Netflix Facing Legal Pushback From their Shareholders
Written by: Caitlin Hamilton
Have you recently been logged out of a Netflix device that you’ve been logged into for years? Maybe you’ve even unsubscribed from the streaming service out of frustration for not being able to log into multiple devices at once. Well, if you’re feeling a sense of frustration with the company, you’re not alone. Class members who purchased Netflix stock between October 19, 2021, and April 19, 2022, have filed a lawsuit claiming Netflix misled its shareholders on their forecasted earnings which have allegedly caused its shareholders to suffer significant losses.
Following Netflix’s April 19, 2022 earnings report, the stock plummeted 35%. Netflix has admitted that the less-than-anticipated performance is attributed to, in part, 100 million additional households who were accessing Netflix without paying for a subscription. Following its stock plummet, Netflix rolled out a pilot program in select markets that introduced the ‘paid sharing’ model. The initial launch frustrated many consumers whose market was included in the program, which ultimately led to a delay in its widespread launch in the United States and other global markets. While this may seem like a risky business decision, as subscribers have already started to cancel plans in protest of the now-live launch, Netflix remains optimistic that this decision will prove beneficial to its long-term growth.
Their positive outlook comes on the heels of a 102% increase in sign-ups after informing subscribers via email of this decision, from their prior 60-day average, surpassing the initial daily sign-up average during the early stages of the Covid-19 pandemic. This pegs the question: Will other streaming companies soon follow a ‘paid sharing’ business model? Well, since Paramount+ has announced adding Showtime to its platform, and Disney and Hulu are planning to collaborate into one singular app, it wouldn’t come as a surprise if the other companies wanted to hold out and observe profit margins amidst the many recent changes and developments in the media industry. However, Netflix, the platform that has long been known as the streaming service without ads, and has loudly rejected the idea in the past, now has a starter plan that includes advertisements and a limited library. Hence, in the ever-changing media industry, anything is possible.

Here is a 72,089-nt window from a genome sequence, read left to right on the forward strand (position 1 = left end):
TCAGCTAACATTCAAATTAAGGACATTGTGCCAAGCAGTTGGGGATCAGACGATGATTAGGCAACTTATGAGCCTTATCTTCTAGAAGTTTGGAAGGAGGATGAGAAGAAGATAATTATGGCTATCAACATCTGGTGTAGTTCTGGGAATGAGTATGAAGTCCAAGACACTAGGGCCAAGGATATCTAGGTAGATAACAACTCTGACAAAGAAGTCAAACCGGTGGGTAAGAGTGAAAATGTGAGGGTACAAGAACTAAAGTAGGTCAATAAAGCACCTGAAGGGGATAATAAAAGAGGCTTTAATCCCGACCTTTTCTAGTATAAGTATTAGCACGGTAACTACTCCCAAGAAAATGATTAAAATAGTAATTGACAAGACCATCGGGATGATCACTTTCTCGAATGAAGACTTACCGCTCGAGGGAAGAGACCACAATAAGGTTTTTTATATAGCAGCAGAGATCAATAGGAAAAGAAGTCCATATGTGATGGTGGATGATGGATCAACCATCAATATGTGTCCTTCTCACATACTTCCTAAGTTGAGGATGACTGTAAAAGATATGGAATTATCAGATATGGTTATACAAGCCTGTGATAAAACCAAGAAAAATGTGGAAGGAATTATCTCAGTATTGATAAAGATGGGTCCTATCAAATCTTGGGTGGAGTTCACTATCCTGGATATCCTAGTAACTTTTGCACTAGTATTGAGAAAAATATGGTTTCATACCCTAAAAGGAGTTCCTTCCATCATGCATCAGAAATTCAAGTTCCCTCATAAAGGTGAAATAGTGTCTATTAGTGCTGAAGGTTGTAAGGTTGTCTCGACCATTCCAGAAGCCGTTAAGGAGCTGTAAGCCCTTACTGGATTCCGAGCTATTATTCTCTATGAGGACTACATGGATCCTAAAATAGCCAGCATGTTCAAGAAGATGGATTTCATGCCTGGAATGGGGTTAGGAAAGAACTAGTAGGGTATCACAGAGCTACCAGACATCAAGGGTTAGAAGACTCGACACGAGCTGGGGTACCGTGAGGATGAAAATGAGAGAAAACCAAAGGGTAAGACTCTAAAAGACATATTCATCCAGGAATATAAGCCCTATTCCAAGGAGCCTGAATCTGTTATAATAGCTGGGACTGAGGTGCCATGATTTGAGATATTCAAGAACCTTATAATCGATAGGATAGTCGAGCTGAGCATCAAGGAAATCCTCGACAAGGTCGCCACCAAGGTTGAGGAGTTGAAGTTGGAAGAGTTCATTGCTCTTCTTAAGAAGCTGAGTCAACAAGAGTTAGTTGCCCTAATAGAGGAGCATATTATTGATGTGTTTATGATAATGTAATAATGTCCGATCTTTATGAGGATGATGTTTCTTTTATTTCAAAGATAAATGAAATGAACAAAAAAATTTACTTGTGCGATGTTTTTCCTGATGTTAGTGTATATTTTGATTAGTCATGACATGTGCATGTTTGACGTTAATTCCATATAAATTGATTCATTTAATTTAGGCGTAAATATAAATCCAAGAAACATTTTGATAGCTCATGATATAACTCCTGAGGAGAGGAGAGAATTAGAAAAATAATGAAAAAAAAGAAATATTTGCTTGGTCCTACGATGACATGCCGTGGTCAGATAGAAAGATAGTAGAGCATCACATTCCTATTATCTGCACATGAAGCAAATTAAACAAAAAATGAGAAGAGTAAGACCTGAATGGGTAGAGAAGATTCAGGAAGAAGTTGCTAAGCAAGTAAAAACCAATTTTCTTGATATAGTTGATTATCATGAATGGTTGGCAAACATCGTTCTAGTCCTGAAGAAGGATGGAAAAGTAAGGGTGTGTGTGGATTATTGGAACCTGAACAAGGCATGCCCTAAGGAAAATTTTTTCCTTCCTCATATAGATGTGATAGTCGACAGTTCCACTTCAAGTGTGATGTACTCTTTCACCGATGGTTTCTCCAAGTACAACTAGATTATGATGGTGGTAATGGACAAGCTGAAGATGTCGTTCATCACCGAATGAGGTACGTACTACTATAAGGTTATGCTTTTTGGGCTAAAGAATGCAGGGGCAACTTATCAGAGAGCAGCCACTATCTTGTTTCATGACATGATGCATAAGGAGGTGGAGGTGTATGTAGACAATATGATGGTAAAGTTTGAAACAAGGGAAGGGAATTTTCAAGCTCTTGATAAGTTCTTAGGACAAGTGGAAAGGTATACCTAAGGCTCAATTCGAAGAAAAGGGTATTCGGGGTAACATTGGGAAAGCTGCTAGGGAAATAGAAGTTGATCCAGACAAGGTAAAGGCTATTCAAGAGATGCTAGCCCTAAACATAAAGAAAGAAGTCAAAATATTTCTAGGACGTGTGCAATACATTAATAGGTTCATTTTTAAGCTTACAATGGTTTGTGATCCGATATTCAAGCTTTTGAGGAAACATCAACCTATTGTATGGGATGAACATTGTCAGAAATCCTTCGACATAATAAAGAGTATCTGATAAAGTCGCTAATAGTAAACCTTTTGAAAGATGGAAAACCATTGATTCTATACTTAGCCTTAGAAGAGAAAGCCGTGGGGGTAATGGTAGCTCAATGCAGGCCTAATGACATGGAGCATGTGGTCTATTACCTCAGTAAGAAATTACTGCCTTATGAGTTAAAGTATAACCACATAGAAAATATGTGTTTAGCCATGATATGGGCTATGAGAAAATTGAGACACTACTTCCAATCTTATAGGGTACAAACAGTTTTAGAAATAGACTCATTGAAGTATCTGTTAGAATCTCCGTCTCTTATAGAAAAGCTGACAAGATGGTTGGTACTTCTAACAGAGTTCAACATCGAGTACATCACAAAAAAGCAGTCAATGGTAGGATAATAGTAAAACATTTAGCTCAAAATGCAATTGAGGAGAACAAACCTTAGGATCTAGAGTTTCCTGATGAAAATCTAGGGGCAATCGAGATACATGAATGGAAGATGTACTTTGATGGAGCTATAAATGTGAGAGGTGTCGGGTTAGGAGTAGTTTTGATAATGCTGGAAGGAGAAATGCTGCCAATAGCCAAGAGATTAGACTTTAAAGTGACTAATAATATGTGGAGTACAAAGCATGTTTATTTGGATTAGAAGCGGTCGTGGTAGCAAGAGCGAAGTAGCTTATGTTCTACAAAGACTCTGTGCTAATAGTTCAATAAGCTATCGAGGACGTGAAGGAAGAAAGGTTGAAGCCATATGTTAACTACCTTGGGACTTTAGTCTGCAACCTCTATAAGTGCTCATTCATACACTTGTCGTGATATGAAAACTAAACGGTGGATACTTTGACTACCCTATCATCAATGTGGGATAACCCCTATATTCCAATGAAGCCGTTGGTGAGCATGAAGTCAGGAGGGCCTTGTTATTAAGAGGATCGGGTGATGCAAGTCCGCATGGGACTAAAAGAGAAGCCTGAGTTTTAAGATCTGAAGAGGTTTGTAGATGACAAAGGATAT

Will the cheaper, ad-supported plan help fight against the recent backlash? We will soon find out. In the meantime, the publicly traded company is starting to pick up its trajectory again, nearing its 52-week market high after dropping significantly in 2022.